Expert advice to help you maintain a healthy weight
Dissatisfied with your weight?
We're bombarded with scare stories about weight, from size zero to the obesity 'epidemic'. But a healthy weight is determined by different factors for each of us. Our expert advice is designed to help you achieve and maintain a healthy, life-enhancing weight.
Overweight or underweight?
Being the right weight has a positive effect on wellbeing but also on our health, as being the wrong weight can cause a range of medical problems.
Maintaining health as we age can be challenging, so a diet rich in nutrients is increasingly important as we grow older.
Factors that affect nutrition
There are many factors that influence nutritional status in older adults, and they can be broadly grouped into four main areas:
Those that naturally occur during the ageing process, such as a reduced ability to absorb nutrients efficiently, or a sore mouth due to dentures
Disease-specific conditions such as cancer, which place greater nutritional demands on people
Some drugs that interact with nutrients and prevent absorption, for example aspirin, which can interfere with the absorption of vitamin C
Social influences, such as not being able to get to shops, or social isolation
Continuing to enjoy food and to eat a diet that maintains nutritional status is key to coping with illness. Poor nutrition has been shown to increase the risk of infections, bed sores, chest infections and poor wound healing. Good nutritional status will help ensure a quicker recovery.
Other common problems:
Loss of taste
The ability to taste flavours declines as we age. Food can often taste bland to older people so try:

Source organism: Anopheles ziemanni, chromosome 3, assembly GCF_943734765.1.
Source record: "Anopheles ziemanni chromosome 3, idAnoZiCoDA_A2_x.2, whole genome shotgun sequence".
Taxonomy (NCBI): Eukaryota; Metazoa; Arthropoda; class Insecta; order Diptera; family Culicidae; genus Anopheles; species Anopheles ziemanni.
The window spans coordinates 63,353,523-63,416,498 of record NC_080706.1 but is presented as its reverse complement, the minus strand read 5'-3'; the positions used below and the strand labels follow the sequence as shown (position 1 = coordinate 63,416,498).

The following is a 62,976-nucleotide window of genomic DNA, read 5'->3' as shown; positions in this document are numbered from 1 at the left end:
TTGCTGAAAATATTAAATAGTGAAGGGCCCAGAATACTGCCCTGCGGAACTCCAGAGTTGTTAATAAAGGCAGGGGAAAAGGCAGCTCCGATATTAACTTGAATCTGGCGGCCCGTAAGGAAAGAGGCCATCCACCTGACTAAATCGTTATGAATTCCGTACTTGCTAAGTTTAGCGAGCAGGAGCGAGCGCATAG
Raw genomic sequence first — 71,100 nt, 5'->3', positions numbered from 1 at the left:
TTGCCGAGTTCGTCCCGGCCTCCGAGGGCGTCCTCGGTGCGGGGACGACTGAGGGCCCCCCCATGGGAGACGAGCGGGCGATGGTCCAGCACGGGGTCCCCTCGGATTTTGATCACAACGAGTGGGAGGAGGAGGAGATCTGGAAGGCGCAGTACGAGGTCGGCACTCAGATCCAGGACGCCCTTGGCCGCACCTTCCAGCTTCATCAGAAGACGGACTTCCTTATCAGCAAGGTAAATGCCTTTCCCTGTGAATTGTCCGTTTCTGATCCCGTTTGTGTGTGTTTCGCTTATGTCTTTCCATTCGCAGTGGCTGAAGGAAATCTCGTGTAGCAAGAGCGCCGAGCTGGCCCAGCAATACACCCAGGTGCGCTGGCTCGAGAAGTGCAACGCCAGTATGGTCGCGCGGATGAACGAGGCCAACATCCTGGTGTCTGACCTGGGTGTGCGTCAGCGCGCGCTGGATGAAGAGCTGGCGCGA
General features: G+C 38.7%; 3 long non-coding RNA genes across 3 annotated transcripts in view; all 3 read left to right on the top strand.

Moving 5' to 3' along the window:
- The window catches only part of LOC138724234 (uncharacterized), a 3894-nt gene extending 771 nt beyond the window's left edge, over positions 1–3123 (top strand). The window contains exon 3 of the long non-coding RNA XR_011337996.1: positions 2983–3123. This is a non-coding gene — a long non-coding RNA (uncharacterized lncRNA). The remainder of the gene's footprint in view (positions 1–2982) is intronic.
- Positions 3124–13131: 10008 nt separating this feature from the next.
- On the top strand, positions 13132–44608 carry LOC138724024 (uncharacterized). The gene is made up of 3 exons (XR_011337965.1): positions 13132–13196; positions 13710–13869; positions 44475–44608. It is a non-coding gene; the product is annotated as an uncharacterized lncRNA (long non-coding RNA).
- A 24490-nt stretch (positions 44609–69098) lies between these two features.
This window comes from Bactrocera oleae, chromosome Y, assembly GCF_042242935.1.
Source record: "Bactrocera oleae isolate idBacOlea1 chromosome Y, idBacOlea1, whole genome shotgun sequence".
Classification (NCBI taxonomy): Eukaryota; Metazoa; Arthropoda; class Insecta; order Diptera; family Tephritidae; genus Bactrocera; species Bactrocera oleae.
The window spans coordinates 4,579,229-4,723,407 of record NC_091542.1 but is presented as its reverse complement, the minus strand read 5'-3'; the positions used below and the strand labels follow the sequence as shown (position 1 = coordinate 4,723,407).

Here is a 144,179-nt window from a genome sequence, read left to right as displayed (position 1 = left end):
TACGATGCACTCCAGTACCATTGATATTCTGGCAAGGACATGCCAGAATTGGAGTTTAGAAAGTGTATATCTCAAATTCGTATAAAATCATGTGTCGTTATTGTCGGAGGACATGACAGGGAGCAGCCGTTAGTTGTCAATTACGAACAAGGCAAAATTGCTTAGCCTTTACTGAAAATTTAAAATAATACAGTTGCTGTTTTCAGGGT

Using herbs and spices, tomatoes and other flavouring such as lemon juice to flavour food, but avoid using too much salt
Choosing foods with a strong taste - go for strong-flavoured meats, sauces, dressings, mustards and pickles
Loss of interest in food
Older people can lose interest in food for a variety of reasons. Depression due to loss of independence or bereavement, or simply eating alone can reduce appetite.
Explore the possibility of lunch clubs in your area
Eat with company when you can
Make meal times special by laying the table and presenting food in an attractive way
Choose a variety of foods where possible to keep the experience interesting
If you're unable to eat much, try small appetising meals and calorie-rich snacks in between meals to boost nutrient intake. To increase your calorie intake, try the following tips:
Fats and sugars provide energy and help food to taste good, so use these generously. Add extra cheese to sauces or grate on potatoes, add butter or margarine to vegetables, or enrich full-fat milk by adding dried milk powder. Try using sugar or honey on breakfast cereals.
Eat pudding once or twice a day, such as yoghurt, milky puddings, ice cream, trifle, cake, fruit pie, sponge puddings with custard and ready prepared desserts. Cakes, biscuits, chocolate and crisps provide extra energy when eaten with meals, but ensure they don't spoil the appetite for more nourishing foods.
Enriched-nourishment drinks, available from pharmacies and supermarkets, may be taken between meals to increase calorie intake, but shouldn't replace meals.
Alcohol in small amounts can actually stimulate the appetite, but check with your GP first, especially if you're taking medication.